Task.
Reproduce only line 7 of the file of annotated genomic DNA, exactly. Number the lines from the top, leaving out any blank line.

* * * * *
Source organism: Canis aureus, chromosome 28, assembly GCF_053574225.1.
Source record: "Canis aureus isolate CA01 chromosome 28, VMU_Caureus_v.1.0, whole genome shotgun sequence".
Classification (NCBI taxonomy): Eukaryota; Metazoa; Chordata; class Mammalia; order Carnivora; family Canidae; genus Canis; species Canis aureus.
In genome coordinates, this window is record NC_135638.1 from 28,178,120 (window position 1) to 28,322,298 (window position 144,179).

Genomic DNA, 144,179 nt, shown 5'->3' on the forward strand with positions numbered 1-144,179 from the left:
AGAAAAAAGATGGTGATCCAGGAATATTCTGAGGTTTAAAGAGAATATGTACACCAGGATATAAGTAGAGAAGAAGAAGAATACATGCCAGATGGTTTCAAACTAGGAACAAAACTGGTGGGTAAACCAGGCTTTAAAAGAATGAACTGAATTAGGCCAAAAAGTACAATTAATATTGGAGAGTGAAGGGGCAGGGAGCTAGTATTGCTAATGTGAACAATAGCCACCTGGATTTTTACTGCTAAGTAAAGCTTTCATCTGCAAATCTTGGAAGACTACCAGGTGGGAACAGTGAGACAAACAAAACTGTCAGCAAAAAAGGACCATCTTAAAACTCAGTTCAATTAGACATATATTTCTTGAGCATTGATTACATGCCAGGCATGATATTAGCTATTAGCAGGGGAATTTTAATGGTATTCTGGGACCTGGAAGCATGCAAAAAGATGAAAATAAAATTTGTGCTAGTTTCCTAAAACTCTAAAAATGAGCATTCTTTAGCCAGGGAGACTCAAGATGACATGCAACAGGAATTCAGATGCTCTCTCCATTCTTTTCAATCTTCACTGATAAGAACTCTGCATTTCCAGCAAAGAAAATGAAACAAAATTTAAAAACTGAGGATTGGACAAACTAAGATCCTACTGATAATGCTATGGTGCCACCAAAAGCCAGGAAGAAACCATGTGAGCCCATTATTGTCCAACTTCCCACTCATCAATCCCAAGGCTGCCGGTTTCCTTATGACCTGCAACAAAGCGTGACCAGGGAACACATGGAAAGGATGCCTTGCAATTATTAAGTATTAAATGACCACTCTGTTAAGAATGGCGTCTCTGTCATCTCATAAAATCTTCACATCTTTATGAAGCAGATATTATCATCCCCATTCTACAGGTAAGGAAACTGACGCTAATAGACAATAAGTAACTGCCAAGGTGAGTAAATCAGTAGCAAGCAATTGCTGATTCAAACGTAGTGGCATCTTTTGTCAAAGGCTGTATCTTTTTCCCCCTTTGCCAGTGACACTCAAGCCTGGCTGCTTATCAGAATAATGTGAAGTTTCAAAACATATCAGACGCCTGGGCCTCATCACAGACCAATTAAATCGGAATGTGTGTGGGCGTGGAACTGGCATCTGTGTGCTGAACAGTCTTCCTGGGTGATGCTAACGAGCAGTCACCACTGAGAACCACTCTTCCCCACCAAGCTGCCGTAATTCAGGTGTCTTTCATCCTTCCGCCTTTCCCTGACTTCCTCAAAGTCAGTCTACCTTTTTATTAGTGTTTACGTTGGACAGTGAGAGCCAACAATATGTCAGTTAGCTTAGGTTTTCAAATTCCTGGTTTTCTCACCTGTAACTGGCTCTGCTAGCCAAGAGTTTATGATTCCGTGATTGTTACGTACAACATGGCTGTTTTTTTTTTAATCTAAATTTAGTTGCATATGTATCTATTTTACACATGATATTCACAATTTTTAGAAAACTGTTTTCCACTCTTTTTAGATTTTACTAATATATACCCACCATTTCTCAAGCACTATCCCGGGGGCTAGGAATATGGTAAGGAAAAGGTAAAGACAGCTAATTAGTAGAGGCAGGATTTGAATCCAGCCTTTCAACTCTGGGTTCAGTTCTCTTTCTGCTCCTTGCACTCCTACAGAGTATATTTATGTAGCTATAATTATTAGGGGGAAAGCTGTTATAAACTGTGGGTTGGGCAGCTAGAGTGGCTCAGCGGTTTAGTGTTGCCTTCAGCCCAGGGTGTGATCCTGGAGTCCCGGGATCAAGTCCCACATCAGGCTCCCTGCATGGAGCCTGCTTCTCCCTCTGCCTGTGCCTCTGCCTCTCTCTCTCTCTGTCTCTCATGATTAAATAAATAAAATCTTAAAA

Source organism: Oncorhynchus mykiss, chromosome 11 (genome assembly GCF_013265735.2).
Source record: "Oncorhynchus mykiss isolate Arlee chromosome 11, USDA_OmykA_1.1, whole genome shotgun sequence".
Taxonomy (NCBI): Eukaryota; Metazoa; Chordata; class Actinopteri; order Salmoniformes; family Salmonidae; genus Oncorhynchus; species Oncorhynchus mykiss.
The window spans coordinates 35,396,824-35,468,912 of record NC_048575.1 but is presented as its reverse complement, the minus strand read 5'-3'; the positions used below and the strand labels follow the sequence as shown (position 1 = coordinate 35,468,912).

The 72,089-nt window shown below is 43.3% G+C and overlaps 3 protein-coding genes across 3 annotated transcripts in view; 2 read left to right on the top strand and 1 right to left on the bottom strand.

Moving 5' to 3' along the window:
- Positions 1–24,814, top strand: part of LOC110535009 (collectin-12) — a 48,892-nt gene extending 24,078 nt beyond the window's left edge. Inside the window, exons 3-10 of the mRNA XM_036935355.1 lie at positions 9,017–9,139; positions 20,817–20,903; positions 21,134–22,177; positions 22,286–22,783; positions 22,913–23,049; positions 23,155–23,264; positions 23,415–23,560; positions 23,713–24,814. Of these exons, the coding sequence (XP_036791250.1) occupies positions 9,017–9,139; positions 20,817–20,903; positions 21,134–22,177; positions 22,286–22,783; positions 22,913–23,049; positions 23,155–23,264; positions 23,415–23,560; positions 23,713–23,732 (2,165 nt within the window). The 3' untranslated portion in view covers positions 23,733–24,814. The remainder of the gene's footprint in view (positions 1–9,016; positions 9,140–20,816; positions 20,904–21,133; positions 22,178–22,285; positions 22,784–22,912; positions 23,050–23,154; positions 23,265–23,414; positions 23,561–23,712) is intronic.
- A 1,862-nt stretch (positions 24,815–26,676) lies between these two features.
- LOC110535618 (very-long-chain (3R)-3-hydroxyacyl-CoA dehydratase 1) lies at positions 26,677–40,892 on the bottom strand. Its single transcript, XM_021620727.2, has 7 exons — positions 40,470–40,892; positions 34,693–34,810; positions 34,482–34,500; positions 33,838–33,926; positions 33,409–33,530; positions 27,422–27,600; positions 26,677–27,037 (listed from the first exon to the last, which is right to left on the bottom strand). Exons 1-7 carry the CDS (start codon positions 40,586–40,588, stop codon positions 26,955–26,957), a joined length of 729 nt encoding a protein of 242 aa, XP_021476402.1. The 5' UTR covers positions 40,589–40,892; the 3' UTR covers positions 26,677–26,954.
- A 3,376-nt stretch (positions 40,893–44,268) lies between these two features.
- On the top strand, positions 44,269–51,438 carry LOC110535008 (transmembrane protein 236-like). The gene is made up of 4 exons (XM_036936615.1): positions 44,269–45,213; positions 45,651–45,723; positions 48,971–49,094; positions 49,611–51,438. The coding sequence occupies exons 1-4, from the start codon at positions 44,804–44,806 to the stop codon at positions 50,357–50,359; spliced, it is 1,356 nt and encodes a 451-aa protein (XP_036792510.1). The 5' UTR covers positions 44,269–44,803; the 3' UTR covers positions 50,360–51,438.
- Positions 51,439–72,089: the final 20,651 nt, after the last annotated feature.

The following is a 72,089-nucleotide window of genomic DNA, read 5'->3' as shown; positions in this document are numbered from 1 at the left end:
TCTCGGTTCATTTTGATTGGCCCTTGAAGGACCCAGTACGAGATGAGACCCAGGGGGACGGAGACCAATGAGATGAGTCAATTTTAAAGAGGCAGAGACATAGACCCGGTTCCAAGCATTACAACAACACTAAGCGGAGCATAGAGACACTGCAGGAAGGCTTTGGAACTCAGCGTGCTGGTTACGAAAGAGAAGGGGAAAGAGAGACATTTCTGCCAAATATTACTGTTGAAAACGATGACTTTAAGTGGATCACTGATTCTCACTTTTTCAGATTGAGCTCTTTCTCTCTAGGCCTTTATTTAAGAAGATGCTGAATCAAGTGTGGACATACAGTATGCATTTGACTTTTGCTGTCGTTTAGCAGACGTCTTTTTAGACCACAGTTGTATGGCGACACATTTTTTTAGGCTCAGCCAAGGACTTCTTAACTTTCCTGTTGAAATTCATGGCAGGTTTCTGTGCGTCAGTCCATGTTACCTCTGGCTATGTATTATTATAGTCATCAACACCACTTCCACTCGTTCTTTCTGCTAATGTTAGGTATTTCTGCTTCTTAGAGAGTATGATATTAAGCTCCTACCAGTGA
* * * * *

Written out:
Source organism: Oncorhynchus mykiss, chromosome 11 (genome assembly GCF_013265735.2).